On the eve of Yom Kippur, I wrote an op-ed in the Globe and Mail, in which I argued that in our polarized age, “Judaism’s contradictions offer fertile ground for extremists on either side to agree on at least one thing – hatred of Jews. As patriotic citizens and proud Zionists espousing democratic ideals, Jews are too universal for ultra-nationalists but too tribal for postmodern universalists.”
I resisted claiming that our bizarre-looking rituals or counter-cultural values – in short, our “otherness” – explains why sworn enemies keep uniting in Jew-hatred. I insisted that, “As with all prejudice, focus on the accuser not the accused: the fault and the moral failing lies not with the Jew, but the Jew-hater.”
Shortly after Honest Reporting Canada posted my article on Facebook, someone responded: “Antisemeite (sic) card is getting old.” Let’s not draw any sweeping conclusions from this boorish person’s spelling issues. After all, too many anti-Semites in university spell very well. They’re no less evil – and far more dangerous because they dress up their petty Jew-hatred in highfalutin, fancy language about human rights and exaggerated Israeli wrongs.
However, I must confess: I agree, the anti-Semite card is getting old. I call it the most plastic hatred – durable, artificial, yet eminently adaptable. The historian Robert Wistrich called it “the longest hatred.”
So, yes, anti-Semitism is getting old. It’s high time people stop hating us, stop attacking us in our synagogues – or outside of them, as happened in Halle, Germany, just hours after this person criticized me. It’s time to stop beating us on the streets of New York, harassing us in schoolyards in Melbourne, spraying swastikas in Vaughan, Ont., drawing them outside Hamilton, Ont., synagogues and beating kippah-wearers in Toronto and Montreal.
It’s time to stop denying the Holocaust – or, as the Iranians do, denying the Holocaust while accusing Israelis of perpetuating one against the Palestinians. It’s time to stop attacking halakhah (Jewish law) by outlawing kosher rituals or circumcision. It’s time to stop spreading false rumours about a Jewish desire for hegemony (power over others) and to retire all the historic lies and libels about Jews being greedy or wealthy or cheap or cowardly or big-nosed.
It’s also time to stop the three Ds of anti-Zionist anti-Semitism that Natan Sharansky identified years ago: demonizing Israel, delegitimizing Israel and holding Israel to double standards.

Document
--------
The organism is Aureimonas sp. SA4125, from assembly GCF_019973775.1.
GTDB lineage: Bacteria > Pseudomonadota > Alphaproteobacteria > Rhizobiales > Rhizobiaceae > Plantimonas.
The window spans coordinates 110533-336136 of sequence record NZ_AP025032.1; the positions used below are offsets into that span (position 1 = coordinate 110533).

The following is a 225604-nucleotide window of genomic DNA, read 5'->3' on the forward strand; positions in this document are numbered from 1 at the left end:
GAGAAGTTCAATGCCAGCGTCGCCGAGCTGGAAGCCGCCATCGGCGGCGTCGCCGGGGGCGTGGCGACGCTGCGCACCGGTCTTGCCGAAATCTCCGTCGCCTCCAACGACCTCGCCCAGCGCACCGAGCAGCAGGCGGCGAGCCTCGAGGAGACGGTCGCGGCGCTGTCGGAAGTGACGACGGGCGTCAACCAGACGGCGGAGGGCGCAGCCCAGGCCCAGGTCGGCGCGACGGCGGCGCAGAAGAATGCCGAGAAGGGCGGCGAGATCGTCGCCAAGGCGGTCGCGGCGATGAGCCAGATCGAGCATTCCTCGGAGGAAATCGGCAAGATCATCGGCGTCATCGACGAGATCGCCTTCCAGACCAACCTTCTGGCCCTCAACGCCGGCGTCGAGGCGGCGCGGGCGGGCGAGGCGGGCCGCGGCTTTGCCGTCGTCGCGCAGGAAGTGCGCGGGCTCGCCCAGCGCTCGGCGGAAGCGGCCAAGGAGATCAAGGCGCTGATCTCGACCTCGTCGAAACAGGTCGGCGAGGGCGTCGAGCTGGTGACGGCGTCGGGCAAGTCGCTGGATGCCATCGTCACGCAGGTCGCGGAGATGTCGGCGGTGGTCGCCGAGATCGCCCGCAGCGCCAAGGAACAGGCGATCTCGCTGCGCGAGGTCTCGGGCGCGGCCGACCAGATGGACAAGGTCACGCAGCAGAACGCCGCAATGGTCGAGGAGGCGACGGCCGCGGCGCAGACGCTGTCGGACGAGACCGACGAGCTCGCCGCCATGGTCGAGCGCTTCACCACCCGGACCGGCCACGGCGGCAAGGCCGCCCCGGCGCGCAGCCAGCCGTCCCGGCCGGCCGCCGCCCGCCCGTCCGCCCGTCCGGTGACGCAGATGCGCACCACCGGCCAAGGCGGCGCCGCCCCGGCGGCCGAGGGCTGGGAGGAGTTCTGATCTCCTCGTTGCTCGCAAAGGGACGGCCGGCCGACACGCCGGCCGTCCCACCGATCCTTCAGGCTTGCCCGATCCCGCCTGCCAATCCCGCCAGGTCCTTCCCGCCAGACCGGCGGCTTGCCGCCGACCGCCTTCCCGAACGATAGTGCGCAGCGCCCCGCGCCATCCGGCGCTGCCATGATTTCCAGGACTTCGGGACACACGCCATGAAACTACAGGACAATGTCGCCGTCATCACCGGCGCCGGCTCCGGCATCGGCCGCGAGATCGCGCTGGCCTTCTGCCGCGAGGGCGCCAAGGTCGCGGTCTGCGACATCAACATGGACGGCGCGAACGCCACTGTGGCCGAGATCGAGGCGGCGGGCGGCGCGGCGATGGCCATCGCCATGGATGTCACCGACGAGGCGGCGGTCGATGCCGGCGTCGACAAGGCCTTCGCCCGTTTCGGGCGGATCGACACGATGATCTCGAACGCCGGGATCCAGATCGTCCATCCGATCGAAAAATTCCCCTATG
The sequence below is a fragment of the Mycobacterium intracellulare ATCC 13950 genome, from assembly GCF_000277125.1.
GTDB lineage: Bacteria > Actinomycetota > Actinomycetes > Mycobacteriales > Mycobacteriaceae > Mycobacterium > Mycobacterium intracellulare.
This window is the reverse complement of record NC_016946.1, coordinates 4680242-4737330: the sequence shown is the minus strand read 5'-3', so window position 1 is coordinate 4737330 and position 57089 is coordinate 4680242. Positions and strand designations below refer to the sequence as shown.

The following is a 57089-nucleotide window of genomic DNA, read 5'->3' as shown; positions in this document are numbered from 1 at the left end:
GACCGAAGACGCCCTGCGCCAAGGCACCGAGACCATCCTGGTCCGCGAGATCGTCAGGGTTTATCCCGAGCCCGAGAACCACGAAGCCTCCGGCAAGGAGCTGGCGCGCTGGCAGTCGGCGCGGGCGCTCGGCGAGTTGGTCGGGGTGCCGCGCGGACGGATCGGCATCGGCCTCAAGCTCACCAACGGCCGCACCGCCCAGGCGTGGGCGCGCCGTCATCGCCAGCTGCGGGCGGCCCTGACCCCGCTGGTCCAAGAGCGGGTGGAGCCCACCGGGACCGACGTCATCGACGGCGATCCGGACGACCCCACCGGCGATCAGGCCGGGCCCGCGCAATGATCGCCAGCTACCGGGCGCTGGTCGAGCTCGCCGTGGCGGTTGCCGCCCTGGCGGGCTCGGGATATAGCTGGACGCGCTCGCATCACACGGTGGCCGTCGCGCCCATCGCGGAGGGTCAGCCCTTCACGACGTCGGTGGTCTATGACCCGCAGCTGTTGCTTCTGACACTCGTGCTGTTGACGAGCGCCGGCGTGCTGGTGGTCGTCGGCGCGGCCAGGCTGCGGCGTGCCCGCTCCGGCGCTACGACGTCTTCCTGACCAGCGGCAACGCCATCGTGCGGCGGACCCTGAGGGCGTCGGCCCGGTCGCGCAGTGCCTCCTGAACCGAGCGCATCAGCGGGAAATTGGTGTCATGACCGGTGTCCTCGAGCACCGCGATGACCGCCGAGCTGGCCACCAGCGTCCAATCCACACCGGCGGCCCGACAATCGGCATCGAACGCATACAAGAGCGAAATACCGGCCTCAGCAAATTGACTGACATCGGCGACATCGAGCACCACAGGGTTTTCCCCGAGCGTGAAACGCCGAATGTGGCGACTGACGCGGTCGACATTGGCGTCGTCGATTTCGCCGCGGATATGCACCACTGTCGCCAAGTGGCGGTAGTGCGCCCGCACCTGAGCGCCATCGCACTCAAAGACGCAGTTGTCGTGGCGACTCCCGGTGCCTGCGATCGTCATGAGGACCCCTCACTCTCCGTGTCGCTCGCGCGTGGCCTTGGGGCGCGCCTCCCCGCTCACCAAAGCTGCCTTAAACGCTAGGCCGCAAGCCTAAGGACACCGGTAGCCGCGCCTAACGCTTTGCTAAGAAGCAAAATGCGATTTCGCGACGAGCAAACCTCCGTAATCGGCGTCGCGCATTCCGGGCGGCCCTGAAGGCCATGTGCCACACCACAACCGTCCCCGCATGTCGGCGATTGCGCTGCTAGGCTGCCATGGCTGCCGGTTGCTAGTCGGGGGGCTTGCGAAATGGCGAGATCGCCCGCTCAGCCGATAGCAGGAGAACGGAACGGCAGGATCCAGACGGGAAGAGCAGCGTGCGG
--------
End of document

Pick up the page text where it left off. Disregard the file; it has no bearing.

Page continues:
It’s time to stop obsessing about Israel, to stop pretending you’re “only anti-Zionist,” when the only country you bash is the Jewish state. Time to stop spreading lies about the Middle East, such as the one a letter-writer responding to my last CJN column wrote, claiming the Palestinian Authority (PA) “recognizes Israel’s right to exist in its ’67 borders.” It’s hard to believe such statements when the PA spouts anti-Semitism in its official media, produces maps for school kids without Israel and spent the so-called “peace process” years dodging former U.S. president Bill Clinton’s demands for explicit recognition, while preparing for the terror war that then-PA leader Yasser Arafat and his henchmen launched in 2000.
So, yes, the anti-Semite card is getting old. So are all the bigotry cards. As master jugglers, we need to fight anti-Semitism in a way that emphasizes just how unique a phenomenon it is – while also contextualizing it as part of a broader wave of unacceptable prejudices that are menacing modern democracies – from the right and the left.
And Jews need to fight anti-Semitism passionately – without making it the defining passion of Jewish life. We give anti-Semites a victory they don’t deserve when we make being Jewish all about them. In this new Jewish year, let’s make it all about us and our values and traditions and pride, which includes defeating our enemies, partially by ignoring them.